Interview with Solar Energy Industries Association

SEIA expects the new Administration and Congress to support solar

The US House of Representatives recently passed the revised Emergency Economic Stabilization Act of 2008, which contains measures to extend the solar investment tax credit (ITC) by eight years.

But just before its clearance, the Solar Energy Industries Association (SEIA) had shared that the industry was witnessing losses.

The Association had said that there were losses every day in the wake of the credits being on hold. In fact, the Association also indicated that some 20 utility-scale solar power plants, many in California and together capable of producing power for a million homes, were at risk because of the uncertainty.

Now that the uncertainty is over, the Association is somewhat clear about the status.

"While we are monitoring the economic crisis and credit remains tight, we are optimistic that the eight-year extension gives companies the ability to move forward with their growth and expansion plans," SEIA spokesperson told

"Several companies have already made announcements about hiring (SunPower Corp.), new or expanded manufacturing (SolarWorld, Schott Solar, Ausra), and new installations or partnerships (Lakeland Electric in Florida, and Schott/SunEdison) in the US," pointed out the spokesperson. 

Also, it is being highlighted that Barack Obama's historic election as President brings with it the likelihood of more government involvement in business and the reeling economy. Obama's energy plan is to put $150 billion into clean technology over a decade — an initiative that would create 5 million jobs. SEIA acknowledges it, too.

"Another important factor is the election of Barack Obama and several new clean-energy advocates on the hill like Senator Jeanne Shaheen from New Hampshire and Representatives Paul Tonko (NY-D21) and Kathy Dahlkemper (PA-D3). It looks very likely that the new Administration and Congress will be able to take more action that will support solar in the US market. In fact, our hope is that the fast-growing and popular solar energy industry can help lead our economy out of disaster, create good jobs and unleash investment to help bring the cost of solar down," added the spokesperson.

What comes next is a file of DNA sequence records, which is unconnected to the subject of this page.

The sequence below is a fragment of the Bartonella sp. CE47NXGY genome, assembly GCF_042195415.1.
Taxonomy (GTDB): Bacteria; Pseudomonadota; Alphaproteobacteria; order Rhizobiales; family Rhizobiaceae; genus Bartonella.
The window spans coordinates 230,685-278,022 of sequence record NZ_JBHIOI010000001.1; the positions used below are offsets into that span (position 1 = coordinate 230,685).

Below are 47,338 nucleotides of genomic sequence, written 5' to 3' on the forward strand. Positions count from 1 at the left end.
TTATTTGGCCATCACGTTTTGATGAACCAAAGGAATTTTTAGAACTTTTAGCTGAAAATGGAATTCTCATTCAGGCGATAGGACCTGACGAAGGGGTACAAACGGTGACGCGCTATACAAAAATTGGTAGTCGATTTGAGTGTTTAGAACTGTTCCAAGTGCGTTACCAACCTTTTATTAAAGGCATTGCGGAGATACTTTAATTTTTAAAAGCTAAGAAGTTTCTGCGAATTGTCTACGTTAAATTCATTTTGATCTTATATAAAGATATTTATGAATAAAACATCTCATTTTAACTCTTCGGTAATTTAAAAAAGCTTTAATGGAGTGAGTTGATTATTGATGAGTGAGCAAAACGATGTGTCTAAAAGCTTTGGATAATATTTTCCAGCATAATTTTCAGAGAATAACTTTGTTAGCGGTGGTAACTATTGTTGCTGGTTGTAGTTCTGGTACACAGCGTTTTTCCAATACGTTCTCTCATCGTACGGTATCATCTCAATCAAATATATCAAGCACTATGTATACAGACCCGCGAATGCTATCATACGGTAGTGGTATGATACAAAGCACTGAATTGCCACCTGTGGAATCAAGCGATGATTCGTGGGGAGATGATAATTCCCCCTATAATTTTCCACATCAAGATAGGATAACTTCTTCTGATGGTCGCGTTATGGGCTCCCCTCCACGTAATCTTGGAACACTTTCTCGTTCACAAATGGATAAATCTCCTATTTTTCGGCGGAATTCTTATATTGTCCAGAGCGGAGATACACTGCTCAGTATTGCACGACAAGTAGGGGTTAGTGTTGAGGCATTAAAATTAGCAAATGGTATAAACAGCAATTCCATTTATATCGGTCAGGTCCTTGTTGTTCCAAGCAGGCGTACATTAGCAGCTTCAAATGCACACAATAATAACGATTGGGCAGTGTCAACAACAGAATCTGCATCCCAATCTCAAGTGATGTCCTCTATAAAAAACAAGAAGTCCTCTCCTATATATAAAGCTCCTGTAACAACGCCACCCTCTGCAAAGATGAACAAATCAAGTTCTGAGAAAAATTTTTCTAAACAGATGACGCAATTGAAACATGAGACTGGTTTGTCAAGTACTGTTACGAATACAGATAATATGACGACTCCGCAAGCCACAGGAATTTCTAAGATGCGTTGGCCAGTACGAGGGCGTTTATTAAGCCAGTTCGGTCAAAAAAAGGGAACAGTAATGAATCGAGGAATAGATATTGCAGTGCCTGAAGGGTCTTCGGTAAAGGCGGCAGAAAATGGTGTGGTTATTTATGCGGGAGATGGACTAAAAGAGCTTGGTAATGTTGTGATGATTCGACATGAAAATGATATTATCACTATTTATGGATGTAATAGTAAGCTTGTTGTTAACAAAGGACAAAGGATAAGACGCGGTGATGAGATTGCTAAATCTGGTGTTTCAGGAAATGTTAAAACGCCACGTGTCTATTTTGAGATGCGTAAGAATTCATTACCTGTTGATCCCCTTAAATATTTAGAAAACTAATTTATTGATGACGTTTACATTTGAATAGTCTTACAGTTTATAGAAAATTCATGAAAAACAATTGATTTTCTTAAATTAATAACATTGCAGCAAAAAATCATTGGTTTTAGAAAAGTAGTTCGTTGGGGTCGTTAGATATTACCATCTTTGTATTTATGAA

A study by Navigant Consulting released mid-September evaluated the economic impact of the eight-year extension. It reports that $232 billion in investment will be unleashed in solar and that the industry will drive the 440,000 permanent jobs in the US.

SEIA also spoke about other issues with Here is what the Association had to say: It is acknowledged that there are 27 such utility-scale solar power projects totaling 5,400 megawatts of power in various stages of development. How do you assess progress made by CSP so far and what role do you envisage for SEIA going forward? What would you like to focus on an urgent basis going forward?

SEIA: We need long-term plans to expand and improve our ageing transmission infrastructure and we need to update it with smart-grid technology.

This will allow the industry to get solar power from high-resource areas like the Southwest to high population centers. We also need to fast-track review and approval of permits for environmentally friendly solar energy plants on federal lands. A look at the investors in the 10 largest financings in Q3 suggests that cleantech companies are pairing venture financing with other funding sources to support their capital-intensive commercialisation initiatives. Six of the 10 top deals incorporated private equity firms, hedge funds and sovereign wealth funds as first time investors in the entity. With firms like SolarReserve closed one of the third quarter's top deals with a $140 million funding, how do you assess the sentiments among investors for CSP sector in the US?

SEIA: Certainly the environment with a stable tax policy now in place makes these investments more attractive. Recently, a financial sector expert mentioned that in reality, the US is a far larger potential market. The fact of the matter is the US has chosen to use tax credits as its incentive mechanism. Therefore, "tax equity" effectively replaces project finance as the means bringing in lower capital for most projects.  There are therefore limited opportunities for traditional PF as compared to European projects.  How do you assess the situation?

SEIA: This mechanism has worked well in the US market for the last three years, however it is just a start.

In the future, we would like to see a national Renewable Energy Portfolio Standard with specific goals for solar, more government procurement of solar to meet its energy needs, and additional programs to stimulate market growth, domestic manufacturing and public awareness that solar works now. There are opportunities related to integration of wind and solar with other resources to design a more efficient bulk Transmission System. What's your viewpoint regarding the same?

SEIA: We are working closely with our colleagues in the wind, geothermal and hydropower industries to coordinate our efforts and proposed appropriate policies and plans for transmission. Talking of the industry, there are companies, which are focusing on setting up relatively large photovoltaic solar plants and "hybrid" energy center, coupling solar thermal technology with existing combined-cycle generation unit. How do you view such developments from the industry's perspective?

SEIA: The option to establish "hybrid" technology, coupling solar power with other energy generation is a great example of how flexible solar energy can be in meeting our nation's energy needs.

Solar on most homes is already a hybrid solution – backed up by the electric grid, natural gas or heating oil. Same with commercial installations. It makes sense to consider the same for utility-scale power generation.